Second, try to make sure rodents couldn’t get the things they want inside your home even if they could get inside. Keep pantry foods in sealable, airtight plastic containers at all times. Keep garbage in sealable plastic bags and take it outside to the dumpster every night. Repair plumbing leaks and clean up spills immediately. Clean up after every meal and keep your kitchen, bathrooms, closets, and basements decluttered and clean. 

The last, best thing you can do to prevent future rodent problems is call Griffin Pest Solutions today. We’ll be able to tell you exactly how your rodents got into your home, remove them, and help make sure they can’t come back again.

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Everything You Should Know About Rodents Near You

Rodent peeking out through damage in a wooden log. Everything you should know about the rodents near you.

October 20 to 26 is the Professional Pest Management Alliance’s sixth annual Rodent Awareness Week. It couldn’t be happening at a more relevant time. According to a recent study, rodents are the greatest pest concern facing American homes today. Rats and mice invade 21 million homes every year, mostly in fall! Despite how common they are, however, rodent behavior isn’t very well understood. For instance, did you know that rodents are found in bathrooms twice as frequently as other rooms? The best way to prevent rodent infestations now and in the future is to understand them better.

We want to help! That’s why, in honor of Rodent Awareness Week, Griffin put together this primer on everything you should know about the rats and mice near you. This is what rodents want, how they get into your home, and how you can keep them out for good:

What do rodents want?

Rodents want shelter, warmth, food, and humidity–usually in that order. They enter homes in late summer and fall in order to escape the freezing temperatures of winter. Once inside, they’ll stick around if they can get their paws on food and water. Rats and mice look for warm, dark, narrow, humid shelters where they can find food and water.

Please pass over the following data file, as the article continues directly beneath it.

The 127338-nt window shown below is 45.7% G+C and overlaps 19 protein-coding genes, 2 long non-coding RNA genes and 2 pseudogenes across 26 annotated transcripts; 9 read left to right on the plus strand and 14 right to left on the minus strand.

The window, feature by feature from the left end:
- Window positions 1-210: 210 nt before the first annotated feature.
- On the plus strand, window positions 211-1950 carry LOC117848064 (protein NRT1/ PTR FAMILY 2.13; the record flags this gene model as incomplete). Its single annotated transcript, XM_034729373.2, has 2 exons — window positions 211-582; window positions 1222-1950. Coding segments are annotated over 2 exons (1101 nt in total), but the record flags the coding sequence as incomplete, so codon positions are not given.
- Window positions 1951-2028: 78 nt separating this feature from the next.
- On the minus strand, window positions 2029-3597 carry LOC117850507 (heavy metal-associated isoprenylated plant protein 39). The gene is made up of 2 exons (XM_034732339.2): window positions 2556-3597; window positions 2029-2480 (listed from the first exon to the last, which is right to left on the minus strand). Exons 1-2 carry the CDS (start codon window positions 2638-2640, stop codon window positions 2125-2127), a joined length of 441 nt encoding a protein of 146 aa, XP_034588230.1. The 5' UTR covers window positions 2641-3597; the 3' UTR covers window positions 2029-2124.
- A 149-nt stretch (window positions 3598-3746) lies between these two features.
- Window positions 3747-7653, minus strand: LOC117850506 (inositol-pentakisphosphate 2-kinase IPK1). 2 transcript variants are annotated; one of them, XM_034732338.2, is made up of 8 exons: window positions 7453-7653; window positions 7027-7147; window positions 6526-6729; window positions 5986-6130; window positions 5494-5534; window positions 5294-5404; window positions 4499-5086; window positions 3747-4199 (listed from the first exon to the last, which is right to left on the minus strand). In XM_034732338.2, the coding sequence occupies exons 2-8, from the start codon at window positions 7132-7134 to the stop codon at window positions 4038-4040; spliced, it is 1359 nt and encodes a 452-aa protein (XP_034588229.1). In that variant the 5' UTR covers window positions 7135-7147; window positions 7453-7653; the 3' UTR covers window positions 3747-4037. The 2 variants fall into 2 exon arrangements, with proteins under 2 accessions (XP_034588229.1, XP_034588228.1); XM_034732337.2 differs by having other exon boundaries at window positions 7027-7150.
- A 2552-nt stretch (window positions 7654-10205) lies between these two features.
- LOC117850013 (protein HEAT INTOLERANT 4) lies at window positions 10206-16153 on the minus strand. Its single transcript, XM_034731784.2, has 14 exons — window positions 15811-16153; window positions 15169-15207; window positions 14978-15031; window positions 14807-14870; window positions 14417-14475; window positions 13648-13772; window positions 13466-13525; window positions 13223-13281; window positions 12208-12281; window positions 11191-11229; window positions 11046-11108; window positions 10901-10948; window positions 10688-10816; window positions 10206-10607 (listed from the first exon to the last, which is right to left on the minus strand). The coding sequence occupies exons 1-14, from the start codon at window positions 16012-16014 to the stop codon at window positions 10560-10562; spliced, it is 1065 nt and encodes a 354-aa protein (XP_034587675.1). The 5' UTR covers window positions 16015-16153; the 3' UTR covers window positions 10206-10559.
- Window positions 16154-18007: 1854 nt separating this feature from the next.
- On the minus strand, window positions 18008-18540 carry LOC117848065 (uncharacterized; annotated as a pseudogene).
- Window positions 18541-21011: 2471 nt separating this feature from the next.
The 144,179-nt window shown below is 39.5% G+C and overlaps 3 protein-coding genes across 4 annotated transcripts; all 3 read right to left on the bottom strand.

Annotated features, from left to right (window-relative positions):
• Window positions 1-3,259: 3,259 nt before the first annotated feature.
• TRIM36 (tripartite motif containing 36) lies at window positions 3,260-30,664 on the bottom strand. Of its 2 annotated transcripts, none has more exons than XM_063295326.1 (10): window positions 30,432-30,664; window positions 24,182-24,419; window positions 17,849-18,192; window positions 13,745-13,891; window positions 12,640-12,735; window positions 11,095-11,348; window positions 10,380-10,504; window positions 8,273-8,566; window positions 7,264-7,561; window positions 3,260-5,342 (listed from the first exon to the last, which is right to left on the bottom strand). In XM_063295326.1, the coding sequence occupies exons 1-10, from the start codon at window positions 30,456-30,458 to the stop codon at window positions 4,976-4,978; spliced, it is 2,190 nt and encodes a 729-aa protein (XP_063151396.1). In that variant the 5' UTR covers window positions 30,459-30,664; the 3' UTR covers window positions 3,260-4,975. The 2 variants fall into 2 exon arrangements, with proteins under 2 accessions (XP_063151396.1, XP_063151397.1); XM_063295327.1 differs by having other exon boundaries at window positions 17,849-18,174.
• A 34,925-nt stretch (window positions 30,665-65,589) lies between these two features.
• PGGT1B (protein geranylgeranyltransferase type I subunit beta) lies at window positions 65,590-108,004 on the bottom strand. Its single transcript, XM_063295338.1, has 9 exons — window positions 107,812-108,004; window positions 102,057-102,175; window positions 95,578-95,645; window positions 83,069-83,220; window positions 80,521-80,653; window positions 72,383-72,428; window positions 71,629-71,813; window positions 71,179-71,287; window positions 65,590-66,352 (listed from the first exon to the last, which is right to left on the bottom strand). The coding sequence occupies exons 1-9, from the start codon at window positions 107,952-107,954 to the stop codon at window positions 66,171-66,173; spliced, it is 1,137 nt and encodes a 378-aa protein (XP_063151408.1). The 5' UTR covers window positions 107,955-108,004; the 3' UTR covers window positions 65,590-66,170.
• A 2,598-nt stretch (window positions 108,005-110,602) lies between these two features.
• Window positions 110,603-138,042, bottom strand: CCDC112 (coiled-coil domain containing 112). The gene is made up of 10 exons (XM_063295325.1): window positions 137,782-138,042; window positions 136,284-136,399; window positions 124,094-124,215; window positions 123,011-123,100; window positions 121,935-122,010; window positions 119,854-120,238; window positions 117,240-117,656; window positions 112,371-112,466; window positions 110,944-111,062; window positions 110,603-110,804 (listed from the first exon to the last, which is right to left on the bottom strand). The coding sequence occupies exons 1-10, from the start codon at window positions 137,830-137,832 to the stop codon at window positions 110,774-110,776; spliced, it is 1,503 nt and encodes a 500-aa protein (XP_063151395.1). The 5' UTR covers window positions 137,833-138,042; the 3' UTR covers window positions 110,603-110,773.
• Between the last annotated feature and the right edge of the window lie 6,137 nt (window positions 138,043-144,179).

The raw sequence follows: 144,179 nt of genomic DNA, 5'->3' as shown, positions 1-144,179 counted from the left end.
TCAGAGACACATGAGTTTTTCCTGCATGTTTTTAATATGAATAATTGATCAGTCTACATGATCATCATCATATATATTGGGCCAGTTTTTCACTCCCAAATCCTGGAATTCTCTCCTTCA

How do rodents find homes to infest?

Rodents are very sensitive to temperature and pressure fluctuations. These sensitivities help rodents understand when the season is changing faster than we possibly could. As soon as they sense outdoor temperature chances, rodents start looking for the warmth and pressure differentials created by drafts. When they find drafts, they’ll follow the warmth inside.

In addition to temperature and pressure sensitivity, rodents also possess a highly-developed sense of smell. This sense of smell allows them to sniff out specific information about food, including the best way to get to it. Rodents literally “follow their noses” all the way inside your home. 

Rodent chewing on sunflower seeds near a home

How do rodents get into homes?

Rodents make their way inside by sneaking through tiny, draft-producing nooks and crannies located all around homes. Mice and rats are notorious for their ability to squeeze through tiny gaps. They tend to typically find these gaps in a few particularly likely places, including:

  • Door and window frames
  • Gaps around utility lines
  • Cracks in baseboarding and foundations
  • Breaches in vents or pipes
  • Damaged or rotting siding or shingles

Wait, why are they in my bathroom?

Rodents love moisture, warmth, and darkness. Bathrooms typically provide plenty of all three, particularly if they’re in your basement. Rats and mice live in bathrooms to soak up humidity and warmth and drink condensation. Occasionally, rodents may even swim up through damaged plumbing pipes to enter your home.

rodent climbing on an electrical wire

Why are they a problem?

Rodents are surprisingly dangerous in homes for several reasons. Here are the main reasons you never want rats or mice to establish themselves in your home:

  • Fire Damage: Did you know that 25% of the house fires attributed to “unknown causes” were probably caused by rodents? Rats and mice chew through electrical wiring, which can generate sparks and start fires.
  • Health Concerns: Rat and mice feces, saliva, blood, and fur transmit several dangerous diseases. Rodents may also carry diseased fleas or other parasites.
  • Food Damage: Rats and mice in your home will make a beeline for any pantry food they can find. The damage they inflict can get surprisingly expensive surprisingly quickly!
  • Wood, Fabric, and Paper Damage: Rodents constantly gnaw on any soft materials they can find, tearing them up in the process. Rodent infestations end up damaging wood, fabric, and paper products in your home.

How can I tell if I have a rodent problem?

Unfortunately, if you happen mice or rat inside your home, chances are they aren’t alone. Even if you don’t see your rodent, however, there are a few ways to figure out if they’re hiding near you. Look for the following signs: